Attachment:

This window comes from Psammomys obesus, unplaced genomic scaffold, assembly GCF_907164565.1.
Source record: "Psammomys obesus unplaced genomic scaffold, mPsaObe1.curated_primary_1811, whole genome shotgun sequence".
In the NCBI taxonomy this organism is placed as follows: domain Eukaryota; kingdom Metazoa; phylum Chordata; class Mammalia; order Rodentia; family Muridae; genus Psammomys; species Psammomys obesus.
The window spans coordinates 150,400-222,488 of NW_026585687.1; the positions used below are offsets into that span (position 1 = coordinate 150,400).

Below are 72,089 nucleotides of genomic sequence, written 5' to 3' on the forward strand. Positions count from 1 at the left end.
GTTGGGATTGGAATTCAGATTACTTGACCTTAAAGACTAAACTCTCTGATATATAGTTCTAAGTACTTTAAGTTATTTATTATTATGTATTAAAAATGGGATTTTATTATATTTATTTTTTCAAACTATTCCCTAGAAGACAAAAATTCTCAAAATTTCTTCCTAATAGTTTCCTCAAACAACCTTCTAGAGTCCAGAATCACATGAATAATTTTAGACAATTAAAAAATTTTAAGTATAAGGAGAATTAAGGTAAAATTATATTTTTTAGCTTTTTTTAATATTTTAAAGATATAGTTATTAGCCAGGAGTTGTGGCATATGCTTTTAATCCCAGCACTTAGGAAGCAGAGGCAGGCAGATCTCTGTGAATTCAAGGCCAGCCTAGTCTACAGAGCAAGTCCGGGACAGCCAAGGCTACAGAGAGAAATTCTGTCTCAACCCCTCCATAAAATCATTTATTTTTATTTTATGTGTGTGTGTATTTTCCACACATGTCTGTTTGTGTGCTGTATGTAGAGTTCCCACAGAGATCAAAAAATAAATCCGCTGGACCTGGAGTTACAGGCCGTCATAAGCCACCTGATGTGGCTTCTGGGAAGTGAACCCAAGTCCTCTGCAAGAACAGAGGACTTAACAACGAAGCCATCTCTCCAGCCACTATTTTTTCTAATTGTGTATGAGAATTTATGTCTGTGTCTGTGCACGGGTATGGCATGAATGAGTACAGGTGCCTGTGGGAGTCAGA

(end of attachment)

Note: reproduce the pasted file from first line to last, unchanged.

This window comes from Psammomys obesus, unplaced genomic scaffold, assembly GCF_907164565.1.
Source record: "Psammomys obesus unplaced genomic scaffold, mPsaObe1.curated_primary_1811, whole genome shotgun sequence".
In the NCBI taxonomy this organism is placed as follows: domain Eukaryota; kingdom Metazoa; phylum Chordata; class Mammalia; order Rodentia; family Muridae; genus Psammomys; species Psammomys obesus.
The window spans coordinates 150,400-222,488 of NW_026585687.1; the positions used below are offsets into that span (position 1 = coordinate 150,400).

Below are 72,089 nucleotides of genomic sequence, written 5' to 3' on the forward strand. Positions count from 1 at the left end.
GTTGGGATTGGAATTCAGATTACTTGACCTTAAAGACTAAACTCTCTGATATATAGTTCTAAGTACTTTAAGTTATTTATTATTATGTATTAAAAATGGGATTTTATTATATTTATTTTTTCAAACTATTCCCTAGAAGACAAAAATTCTCAAAATTTCTTCCTAATAGTTTCCTCAAACAACCTTCTAGAGTCCAGAATCACATGAATAATTTTAGACAATTAAAAAATTTTAAGTATAAGGAGAATTAAGGTAAAATTATATTTTTTAGCTTTTTTTAATATTTTAAAGATATAGTTATTAGCCAGGAGTTGTGGCATATGCTTTTAATCCCAGCACTTAGGAAGCAGAGGCAGGCAGATCTCTGTGAATTCAAGGCCAGCCTAGTCTACAGAGCAAGTCCGGGACAGCCAAGGCTACAGAGAGAAATTCTGTCTCAACCCCTCCATAAAATCATTTATTTTTATTTTATGTGTGTGTGTATTTTCCACACATGTCTGTTTGTGTGCTGTATGTAGAGTTCCCACAGAGATCAAAAAATAAATCCGCTGGACCTGGAGTTACAGGCCGTCATAAGCCACCTGATGTGGCTTCTGGGAAGTGAACCCAAGTCCTCTGCAAGAACAGAGGACTTAACAACGAAGCCATCTCTCCAGCCACTATTTTTTCTAATTGTGTATGAGAATTTATGTCTGTGTCTGTGCACGGGTATGGCATGAATGAGTACAGGTGCCTGTGGGAGTCAGA